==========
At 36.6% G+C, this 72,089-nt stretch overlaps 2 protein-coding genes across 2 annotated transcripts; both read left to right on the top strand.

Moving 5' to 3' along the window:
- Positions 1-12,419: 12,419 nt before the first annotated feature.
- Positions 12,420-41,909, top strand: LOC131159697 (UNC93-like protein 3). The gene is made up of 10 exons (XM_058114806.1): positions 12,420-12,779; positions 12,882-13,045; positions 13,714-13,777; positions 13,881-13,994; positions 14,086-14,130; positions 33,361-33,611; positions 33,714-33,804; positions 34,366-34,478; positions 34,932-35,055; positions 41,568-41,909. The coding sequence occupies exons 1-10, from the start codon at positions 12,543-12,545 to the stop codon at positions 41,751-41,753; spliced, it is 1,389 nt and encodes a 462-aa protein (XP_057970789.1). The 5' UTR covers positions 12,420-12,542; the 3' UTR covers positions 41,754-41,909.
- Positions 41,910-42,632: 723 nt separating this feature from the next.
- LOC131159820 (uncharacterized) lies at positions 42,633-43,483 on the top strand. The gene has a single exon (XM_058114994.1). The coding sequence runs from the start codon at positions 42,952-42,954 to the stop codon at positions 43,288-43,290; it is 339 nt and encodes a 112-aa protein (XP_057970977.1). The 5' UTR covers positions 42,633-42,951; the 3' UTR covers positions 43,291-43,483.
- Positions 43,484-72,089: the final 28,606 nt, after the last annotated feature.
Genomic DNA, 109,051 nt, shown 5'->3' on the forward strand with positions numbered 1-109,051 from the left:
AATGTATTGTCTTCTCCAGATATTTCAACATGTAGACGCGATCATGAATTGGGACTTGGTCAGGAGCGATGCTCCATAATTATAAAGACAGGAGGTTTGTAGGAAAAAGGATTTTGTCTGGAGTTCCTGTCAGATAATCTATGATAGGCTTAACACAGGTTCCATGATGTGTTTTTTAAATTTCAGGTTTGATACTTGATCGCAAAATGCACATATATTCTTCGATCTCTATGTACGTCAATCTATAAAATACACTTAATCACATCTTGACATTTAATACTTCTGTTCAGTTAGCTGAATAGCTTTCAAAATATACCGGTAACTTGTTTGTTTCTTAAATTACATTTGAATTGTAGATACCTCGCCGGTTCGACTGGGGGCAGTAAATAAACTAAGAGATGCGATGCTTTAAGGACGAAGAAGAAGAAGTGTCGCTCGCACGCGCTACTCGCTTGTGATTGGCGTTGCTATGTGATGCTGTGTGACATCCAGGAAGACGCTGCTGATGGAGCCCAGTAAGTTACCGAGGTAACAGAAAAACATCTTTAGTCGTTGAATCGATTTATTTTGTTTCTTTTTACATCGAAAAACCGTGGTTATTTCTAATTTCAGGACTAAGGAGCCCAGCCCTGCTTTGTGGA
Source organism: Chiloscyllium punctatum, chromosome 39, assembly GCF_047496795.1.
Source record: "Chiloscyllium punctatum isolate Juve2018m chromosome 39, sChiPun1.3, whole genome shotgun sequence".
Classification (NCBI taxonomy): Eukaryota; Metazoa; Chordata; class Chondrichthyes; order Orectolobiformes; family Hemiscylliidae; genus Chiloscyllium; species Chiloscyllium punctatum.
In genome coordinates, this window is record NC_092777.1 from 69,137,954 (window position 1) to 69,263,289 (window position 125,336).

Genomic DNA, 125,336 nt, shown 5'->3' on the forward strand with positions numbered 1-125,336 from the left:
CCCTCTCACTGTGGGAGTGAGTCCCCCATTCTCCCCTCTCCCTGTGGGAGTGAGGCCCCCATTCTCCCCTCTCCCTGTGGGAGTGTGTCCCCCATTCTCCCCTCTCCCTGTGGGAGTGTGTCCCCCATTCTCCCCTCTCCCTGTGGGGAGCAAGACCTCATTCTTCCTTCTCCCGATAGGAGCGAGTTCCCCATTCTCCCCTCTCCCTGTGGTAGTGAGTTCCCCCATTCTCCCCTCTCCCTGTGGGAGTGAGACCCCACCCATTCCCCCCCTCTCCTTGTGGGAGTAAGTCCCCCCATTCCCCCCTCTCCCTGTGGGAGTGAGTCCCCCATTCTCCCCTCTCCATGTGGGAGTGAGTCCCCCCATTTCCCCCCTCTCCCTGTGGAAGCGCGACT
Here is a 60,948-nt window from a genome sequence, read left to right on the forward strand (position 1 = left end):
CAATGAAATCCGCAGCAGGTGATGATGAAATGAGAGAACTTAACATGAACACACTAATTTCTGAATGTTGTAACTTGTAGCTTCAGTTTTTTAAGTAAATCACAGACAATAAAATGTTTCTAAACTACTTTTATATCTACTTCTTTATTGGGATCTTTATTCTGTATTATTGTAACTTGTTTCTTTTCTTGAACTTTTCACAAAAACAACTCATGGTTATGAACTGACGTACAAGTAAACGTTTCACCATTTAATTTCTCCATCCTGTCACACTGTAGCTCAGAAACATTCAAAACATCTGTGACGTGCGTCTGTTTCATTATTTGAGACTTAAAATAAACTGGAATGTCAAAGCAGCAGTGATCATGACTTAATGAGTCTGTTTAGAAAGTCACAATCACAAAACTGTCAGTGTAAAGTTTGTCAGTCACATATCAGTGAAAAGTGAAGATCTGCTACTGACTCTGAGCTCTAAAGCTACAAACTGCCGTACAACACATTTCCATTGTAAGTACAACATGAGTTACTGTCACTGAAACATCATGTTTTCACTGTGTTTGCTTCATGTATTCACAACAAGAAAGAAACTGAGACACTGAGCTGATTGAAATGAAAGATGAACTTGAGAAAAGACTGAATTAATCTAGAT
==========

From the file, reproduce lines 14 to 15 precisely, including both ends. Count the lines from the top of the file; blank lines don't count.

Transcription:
Genomic DNA, 125,336 nt, shown 5'->3' on the forward strand with positions numbered 1-125,336 from the left:
CCCTCTCACTGTGGGAGTGAGTCCCCCATTCTCCCCTCTCCCTGTGGGAGTGAGGCCCCCATTCTCCCCTCTCCCTGTGGGAGTGTGTCCCCCATTCTCCCCTCTCCCTGTGGGAGTGTGTCCCCCATTCTCCCCTCTCCCTGTGGGGAGCAAGACCTCATTCTTCCTTCTCCCGATAGGAGCGAGTTCCCCATTCTCCCCTCTCCCTGTGGTAGTGAGTTCCCCCATTCTCCCCTCTCCCTGTGGGAGTGAGACCCCACCCATTCCCCCCCTCTCCTTGTGGGAGTAAGTCCCCCCATTCCCCCCTCTCCCTGTGGGAGTGAGTCCCCCATTCTCCCCTCTCCATGTGGGAGTGAGTCCCCCCATTTCCCCCCTCTCCCTGTGGAAGCGCGACT